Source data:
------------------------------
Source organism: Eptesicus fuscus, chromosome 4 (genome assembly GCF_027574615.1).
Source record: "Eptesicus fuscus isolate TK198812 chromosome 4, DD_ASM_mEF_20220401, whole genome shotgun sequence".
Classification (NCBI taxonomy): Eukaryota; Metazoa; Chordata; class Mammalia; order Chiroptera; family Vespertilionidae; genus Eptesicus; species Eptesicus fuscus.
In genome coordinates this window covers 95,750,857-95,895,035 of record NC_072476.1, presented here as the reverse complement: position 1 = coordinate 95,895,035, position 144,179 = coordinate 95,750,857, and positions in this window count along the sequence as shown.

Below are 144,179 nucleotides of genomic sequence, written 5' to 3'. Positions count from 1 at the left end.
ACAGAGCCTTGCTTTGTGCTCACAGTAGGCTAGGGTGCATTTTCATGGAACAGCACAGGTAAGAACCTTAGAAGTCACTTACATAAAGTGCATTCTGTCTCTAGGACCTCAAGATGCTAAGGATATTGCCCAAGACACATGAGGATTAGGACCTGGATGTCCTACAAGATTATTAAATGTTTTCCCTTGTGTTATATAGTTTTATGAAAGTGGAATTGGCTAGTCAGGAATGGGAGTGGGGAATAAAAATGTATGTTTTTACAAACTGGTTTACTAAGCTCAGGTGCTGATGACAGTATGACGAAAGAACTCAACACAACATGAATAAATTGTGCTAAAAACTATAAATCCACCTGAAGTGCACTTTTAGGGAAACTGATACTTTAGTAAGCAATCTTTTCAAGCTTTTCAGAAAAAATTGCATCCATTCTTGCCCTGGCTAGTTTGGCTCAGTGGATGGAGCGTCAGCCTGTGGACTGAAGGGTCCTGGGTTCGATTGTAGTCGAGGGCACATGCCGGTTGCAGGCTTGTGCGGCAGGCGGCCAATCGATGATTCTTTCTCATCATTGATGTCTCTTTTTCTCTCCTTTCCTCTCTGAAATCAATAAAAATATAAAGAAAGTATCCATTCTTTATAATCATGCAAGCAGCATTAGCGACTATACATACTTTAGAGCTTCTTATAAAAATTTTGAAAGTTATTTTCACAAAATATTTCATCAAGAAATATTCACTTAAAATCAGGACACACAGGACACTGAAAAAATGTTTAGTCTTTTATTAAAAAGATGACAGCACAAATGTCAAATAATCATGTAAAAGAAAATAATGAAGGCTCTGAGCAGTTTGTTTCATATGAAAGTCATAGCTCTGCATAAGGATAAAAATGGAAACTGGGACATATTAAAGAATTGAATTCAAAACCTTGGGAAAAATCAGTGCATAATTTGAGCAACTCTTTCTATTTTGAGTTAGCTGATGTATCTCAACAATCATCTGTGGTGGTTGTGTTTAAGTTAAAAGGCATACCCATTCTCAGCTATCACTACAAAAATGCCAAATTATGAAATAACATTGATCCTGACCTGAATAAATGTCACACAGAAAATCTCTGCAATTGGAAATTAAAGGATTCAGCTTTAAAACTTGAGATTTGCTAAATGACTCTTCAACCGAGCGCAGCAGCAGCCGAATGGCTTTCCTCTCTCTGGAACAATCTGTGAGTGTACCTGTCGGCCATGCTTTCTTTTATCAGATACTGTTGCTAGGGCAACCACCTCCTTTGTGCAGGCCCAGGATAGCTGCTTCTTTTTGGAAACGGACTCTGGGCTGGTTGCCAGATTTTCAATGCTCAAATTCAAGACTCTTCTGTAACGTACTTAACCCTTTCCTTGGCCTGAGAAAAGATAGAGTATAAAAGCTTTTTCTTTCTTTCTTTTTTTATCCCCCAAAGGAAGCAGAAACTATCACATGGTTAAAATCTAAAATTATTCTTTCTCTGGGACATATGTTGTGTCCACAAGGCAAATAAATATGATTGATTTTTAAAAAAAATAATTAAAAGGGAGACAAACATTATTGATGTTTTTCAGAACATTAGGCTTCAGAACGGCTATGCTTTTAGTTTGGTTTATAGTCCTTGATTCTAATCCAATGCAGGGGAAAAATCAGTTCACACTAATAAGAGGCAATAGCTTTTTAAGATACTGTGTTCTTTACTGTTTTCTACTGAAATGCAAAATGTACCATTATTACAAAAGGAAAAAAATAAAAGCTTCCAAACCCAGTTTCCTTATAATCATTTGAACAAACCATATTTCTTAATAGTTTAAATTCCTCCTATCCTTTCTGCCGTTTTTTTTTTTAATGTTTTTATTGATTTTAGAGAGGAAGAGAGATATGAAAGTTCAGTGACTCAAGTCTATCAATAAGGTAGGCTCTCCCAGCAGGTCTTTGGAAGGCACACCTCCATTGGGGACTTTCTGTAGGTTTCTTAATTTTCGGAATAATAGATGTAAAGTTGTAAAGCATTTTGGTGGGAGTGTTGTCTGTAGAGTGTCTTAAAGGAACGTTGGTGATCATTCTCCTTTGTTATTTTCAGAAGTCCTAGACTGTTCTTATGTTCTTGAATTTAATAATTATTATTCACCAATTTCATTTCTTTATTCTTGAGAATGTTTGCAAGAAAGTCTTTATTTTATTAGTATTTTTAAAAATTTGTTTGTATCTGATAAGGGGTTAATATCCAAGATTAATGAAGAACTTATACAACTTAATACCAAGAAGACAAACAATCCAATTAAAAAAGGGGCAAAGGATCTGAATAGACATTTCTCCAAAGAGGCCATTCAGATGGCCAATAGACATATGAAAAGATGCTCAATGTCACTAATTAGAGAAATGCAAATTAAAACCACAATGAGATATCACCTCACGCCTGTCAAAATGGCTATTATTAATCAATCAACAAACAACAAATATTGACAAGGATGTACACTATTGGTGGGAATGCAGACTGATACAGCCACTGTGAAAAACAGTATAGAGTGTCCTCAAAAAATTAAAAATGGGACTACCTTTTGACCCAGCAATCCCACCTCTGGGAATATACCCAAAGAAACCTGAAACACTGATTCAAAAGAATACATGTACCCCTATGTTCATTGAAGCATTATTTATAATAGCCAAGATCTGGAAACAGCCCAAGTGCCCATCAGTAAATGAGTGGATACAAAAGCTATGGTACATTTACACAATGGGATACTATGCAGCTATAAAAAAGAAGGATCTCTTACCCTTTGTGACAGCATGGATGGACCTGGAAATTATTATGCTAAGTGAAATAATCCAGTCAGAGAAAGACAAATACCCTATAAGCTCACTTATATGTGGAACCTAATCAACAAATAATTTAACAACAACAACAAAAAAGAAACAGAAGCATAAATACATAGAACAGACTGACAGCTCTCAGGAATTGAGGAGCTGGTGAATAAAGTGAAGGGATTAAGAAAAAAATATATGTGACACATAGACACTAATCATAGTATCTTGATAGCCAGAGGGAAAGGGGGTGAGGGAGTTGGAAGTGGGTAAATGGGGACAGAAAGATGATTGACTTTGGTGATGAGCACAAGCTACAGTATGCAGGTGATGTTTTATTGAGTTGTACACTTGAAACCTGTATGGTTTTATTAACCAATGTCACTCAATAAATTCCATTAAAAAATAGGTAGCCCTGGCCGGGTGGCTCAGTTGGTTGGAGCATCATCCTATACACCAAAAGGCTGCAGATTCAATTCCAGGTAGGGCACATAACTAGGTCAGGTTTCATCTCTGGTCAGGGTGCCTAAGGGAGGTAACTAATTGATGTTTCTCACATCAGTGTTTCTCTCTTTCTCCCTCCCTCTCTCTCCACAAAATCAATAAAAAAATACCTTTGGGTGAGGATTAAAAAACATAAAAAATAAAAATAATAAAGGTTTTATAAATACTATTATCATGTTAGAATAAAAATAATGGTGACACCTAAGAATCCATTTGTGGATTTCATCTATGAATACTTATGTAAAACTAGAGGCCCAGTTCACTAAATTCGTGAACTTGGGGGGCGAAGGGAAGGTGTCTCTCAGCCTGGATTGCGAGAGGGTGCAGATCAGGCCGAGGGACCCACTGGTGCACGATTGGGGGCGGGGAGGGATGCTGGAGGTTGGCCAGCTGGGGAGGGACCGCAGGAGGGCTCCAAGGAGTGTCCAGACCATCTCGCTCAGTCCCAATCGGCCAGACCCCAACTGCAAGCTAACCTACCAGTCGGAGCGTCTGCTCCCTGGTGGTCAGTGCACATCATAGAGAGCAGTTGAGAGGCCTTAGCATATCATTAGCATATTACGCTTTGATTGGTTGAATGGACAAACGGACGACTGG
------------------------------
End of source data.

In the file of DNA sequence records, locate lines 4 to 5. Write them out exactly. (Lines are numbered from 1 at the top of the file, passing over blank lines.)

In genome coordinates this window covers 95,750,857-95,895,035 of record NC_072476.1, presented here as the reverse complement: position 1 = coordinate 95,895,035, position 144,179 = coordinate 95,750,857, and positions in this window count along the sequence as shown.

Below are 144,179 nucleotides of genomic sequence, written 5' to 3'. Positions count from 1 at the left end.